clock menu more-arrow no yes mobile

Filed under:

Brewers sweep doubleheader versus Nationals

Steady Freddy commands the first contest. Hot bats take the second with four runs in the sixth.

MLB: San Diego Padres at Milwaukee Brewers Benny Sieu-USA TODAY Sports

It was the tale of two contests in Saturday’s fourteen innings of doubleheader baseball, and the two could hardly have been more dissimilar.

The first contest was all Steady Freddy Peralta, literally. He pitched a complete game and looked sharp from beginning to end. In the first, Peralta induced three contact-outs. The most impressive of these was a Josh Bell flyout that ended the inning. The knock had Christian Yelich racing from deep left-center to shallow left and diving to make a fantastic catch near the foul line.

Peralta went on to strike out the side in the second. It was his best inning of the game, but it wasn’t his best moment.

Peralta’s best moment came in the third inning with Juan Soto at bat. This was after Peralta allowed Andrew Stevenson a leadoff single, after Patrick Corbin laid down a sac bunt to advance Stevenson, and after Peralta walked Trea Turner. This meant that Juan Soto was coming to the plate with only one out and runners on first and second.

There was a time when Peralta was likely to falter in such a spot. Today, he simply opened the sequence with a 94 mph fastball in the zone. It sailed into Manny Piña’s glove with Soto looking. Peralta set, took a breath, and threw Juan Soto, 22-year-old World Series Champion Juan Soto, Batting Title winner Juan Soto, Silver Slugger Juan Soto, 2018 Rookie of the Year runner up (to Ronald Acuña Jr.) Juan Soto...the exact. same. pitch.

Peralta was the first to acknowledge it was a great call by Piña (who was just a couple of innings shy of catching both games of the doubleheader today), and he was spot on with the pitch. Soto wasn’t going to take on that pitch twice. He swung, made contact, and grounded into the 4-6-3 double play to end the inning.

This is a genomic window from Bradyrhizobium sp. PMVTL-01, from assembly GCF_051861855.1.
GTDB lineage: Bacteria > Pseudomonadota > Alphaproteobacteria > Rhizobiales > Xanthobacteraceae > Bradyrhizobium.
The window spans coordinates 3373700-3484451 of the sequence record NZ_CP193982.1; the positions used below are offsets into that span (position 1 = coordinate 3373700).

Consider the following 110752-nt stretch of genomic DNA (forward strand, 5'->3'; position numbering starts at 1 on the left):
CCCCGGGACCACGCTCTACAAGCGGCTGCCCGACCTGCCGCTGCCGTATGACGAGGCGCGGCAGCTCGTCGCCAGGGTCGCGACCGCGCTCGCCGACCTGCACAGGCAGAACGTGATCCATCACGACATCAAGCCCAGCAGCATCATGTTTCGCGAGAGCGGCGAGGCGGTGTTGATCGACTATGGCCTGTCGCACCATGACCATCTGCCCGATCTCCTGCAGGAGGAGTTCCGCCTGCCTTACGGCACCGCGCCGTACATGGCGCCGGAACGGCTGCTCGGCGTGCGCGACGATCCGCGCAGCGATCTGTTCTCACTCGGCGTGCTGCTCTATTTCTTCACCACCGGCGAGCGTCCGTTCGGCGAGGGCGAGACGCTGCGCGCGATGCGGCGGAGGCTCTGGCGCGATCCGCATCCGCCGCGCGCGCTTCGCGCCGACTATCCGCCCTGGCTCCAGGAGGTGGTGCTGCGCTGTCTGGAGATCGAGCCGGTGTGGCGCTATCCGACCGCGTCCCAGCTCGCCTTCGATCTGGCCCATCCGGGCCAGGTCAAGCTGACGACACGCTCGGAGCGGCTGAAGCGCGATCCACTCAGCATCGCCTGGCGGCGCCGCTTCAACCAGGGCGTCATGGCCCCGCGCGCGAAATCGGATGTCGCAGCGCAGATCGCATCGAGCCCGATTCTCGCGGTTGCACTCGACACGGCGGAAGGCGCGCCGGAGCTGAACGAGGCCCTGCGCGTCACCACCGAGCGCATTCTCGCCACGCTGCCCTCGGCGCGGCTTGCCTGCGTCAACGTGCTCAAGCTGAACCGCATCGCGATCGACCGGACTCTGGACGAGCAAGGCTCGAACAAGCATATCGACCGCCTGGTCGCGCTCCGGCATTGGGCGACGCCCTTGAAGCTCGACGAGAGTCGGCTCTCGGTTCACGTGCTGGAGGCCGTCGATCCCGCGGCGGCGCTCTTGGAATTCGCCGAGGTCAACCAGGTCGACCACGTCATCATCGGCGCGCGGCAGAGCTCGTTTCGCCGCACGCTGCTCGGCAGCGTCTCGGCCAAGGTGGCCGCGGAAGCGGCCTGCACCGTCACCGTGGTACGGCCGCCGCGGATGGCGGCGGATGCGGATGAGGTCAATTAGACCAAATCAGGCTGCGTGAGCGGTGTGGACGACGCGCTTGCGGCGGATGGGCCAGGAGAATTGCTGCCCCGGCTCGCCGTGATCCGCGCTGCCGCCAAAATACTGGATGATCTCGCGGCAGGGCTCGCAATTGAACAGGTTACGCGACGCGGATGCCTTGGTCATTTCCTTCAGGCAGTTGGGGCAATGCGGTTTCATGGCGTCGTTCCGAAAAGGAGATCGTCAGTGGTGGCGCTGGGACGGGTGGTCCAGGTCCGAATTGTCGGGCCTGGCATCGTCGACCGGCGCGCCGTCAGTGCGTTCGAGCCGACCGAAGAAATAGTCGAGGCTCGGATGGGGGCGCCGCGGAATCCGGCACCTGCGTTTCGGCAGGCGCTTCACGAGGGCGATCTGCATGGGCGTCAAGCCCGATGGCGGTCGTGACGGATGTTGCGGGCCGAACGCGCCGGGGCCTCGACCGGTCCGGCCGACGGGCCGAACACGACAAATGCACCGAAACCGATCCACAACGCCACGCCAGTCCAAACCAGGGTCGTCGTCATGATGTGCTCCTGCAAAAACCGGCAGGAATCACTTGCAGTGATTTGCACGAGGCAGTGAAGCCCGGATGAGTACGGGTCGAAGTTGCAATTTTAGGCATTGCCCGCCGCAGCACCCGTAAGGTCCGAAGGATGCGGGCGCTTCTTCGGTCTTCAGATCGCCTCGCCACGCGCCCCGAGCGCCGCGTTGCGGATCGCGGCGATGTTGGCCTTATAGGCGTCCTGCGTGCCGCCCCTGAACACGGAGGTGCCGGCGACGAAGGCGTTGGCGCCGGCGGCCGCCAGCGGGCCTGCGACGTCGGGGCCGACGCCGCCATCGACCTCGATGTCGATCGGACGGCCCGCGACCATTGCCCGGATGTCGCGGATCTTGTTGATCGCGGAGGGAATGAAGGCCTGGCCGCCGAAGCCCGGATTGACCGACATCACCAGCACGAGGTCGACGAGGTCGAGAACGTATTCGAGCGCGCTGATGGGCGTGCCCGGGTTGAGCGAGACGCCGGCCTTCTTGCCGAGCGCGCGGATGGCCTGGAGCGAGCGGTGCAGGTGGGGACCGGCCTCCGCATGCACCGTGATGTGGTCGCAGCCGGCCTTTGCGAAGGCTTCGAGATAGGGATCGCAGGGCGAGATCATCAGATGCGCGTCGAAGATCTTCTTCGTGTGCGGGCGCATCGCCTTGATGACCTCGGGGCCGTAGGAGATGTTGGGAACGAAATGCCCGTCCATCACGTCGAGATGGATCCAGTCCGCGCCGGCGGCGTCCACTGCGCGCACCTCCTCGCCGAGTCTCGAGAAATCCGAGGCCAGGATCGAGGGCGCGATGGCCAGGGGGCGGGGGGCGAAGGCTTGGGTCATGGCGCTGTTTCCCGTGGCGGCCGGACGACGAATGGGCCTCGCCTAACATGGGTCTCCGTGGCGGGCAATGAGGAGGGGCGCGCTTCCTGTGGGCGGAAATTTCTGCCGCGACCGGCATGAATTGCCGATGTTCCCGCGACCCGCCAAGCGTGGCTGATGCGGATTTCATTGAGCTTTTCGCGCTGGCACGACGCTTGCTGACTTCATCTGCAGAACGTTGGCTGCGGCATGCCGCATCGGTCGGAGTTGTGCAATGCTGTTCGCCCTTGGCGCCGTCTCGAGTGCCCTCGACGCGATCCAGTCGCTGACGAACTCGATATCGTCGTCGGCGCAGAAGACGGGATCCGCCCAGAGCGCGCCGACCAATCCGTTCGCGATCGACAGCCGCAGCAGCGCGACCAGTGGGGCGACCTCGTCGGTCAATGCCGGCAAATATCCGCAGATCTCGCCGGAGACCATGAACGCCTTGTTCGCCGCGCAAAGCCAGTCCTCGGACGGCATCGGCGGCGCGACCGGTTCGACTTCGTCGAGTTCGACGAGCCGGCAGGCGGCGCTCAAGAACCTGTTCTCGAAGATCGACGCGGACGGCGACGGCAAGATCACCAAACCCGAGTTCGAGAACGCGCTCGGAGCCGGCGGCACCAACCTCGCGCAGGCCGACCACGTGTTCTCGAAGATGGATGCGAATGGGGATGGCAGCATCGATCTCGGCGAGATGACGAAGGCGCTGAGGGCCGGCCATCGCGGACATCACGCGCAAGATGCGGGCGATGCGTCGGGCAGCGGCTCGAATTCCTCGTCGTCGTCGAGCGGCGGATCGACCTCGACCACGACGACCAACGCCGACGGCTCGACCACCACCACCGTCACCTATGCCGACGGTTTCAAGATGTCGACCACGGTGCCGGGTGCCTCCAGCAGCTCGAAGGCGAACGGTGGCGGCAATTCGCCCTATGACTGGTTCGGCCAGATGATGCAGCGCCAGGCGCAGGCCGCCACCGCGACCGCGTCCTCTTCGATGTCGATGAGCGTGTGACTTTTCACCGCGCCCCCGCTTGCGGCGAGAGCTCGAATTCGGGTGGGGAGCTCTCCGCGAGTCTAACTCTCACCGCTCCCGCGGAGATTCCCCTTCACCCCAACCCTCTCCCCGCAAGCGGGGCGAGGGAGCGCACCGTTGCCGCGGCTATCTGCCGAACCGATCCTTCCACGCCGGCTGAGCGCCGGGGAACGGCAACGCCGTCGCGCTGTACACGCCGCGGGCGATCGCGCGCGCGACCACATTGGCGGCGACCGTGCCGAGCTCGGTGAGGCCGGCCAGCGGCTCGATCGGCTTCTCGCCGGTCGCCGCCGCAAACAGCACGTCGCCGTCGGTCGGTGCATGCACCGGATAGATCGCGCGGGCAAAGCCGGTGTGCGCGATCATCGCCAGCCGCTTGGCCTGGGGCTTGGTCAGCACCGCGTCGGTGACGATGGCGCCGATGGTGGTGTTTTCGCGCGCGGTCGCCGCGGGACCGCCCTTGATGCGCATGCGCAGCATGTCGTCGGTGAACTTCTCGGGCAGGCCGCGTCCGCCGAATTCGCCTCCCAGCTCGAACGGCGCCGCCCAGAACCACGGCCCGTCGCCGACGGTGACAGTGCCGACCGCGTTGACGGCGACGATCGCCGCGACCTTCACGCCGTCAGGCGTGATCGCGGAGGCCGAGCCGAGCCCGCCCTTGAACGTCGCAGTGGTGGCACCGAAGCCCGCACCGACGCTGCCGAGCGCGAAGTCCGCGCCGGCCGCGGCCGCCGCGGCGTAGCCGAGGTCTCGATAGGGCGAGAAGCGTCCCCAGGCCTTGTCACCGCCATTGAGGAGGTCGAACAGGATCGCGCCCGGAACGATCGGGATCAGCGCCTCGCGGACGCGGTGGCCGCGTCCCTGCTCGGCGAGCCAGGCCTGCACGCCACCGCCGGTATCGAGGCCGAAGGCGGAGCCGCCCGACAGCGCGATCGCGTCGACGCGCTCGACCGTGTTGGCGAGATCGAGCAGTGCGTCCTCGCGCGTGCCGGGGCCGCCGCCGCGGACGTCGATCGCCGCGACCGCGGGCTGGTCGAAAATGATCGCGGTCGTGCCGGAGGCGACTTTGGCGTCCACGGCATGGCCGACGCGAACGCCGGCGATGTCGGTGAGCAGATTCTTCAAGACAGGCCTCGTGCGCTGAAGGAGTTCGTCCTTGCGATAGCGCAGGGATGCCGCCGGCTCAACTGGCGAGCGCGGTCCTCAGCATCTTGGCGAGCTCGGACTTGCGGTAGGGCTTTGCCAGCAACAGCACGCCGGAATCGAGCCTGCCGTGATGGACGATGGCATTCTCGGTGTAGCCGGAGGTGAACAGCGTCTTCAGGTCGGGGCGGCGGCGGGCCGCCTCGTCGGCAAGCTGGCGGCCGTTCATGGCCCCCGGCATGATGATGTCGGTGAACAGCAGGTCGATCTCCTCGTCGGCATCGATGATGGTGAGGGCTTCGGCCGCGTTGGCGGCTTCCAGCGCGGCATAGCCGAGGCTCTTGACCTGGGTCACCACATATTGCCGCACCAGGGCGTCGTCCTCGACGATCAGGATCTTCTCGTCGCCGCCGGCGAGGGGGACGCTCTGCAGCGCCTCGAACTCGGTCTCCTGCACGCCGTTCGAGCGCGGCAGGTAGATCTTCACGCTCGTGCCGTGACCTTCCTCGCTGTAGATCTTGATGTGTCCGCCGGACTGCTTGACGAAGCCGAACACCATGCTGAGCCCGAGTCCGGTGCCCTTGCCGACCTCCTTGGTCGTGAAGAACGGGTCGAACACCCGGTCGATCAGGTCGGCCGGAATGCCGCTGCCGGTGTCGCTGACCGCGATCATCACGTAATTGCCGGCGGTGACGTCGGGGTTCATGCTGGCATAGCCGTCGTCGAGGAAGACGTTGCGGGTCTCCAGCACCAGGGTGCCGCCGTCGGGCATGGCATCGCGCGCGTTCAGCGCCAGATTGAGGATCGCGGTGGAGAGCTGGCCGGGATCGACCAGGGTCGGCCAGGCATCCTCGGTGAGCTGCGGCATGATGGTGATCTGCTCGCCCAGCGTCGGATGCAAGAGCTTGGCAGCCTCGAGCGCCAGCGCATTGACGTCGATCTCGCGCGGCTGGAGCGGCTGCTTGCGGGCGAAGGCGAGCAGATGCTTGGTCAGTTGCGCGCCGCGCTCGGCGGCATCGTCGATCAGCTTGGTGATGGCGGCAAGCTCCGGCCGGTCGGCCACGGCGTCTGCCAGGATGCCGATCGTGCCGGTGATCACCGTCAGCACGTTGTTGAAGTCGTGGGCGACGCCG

Peralta dominated for the remainder of the game. He allowed no more than four Nationals batters to come to the plate in any inning and sat them down in order three times. He ended the day allowing only four hits, including a home run. He walked one batter and struck out seven. He became the first pitcher in Brewers’ history to go 10 consecutive starts with seven strikeouts or more.

Offensively, the Brewers got things going right away. In the first, Christian Yelich was on first when Avisaíl García blasted his ninth home run of the season to put the Crew up 2-0.

The Crew added on in the third. Kolten Wong opened the inning with his eleventh double of the season. A Willy Adames flyout advanced Wong to third, but that would matter little. Wong had plenty of time to score after Christian Yelich smacked a grounder just inside of the first baseline, beyond the shifted glove of Josh Bell, and into the right-field corner. For Yelich, it was an easy stand-up triple that would ultimately mean two runs for the Brewers. Avisaíl García came to bat next and knocked in Yeli with an RBI groundout to put the Brewers up 4-0.

The Crew’s offense would be mostly quiet for the rest of the day, but they had already given more than enough run support for Peralta, who would only allow one run.

Box Score, Game One

The second contest was, in contrast to the low WHIP offerings of Peralta, mayhem.

While the first game only had eight hits and three walks between both teams, the second contest featured (only seven innings and) twenty hits and eight walks. The two teams committed four errors between them. Most of the contest had a frenetic energy and was punctuated by oddities.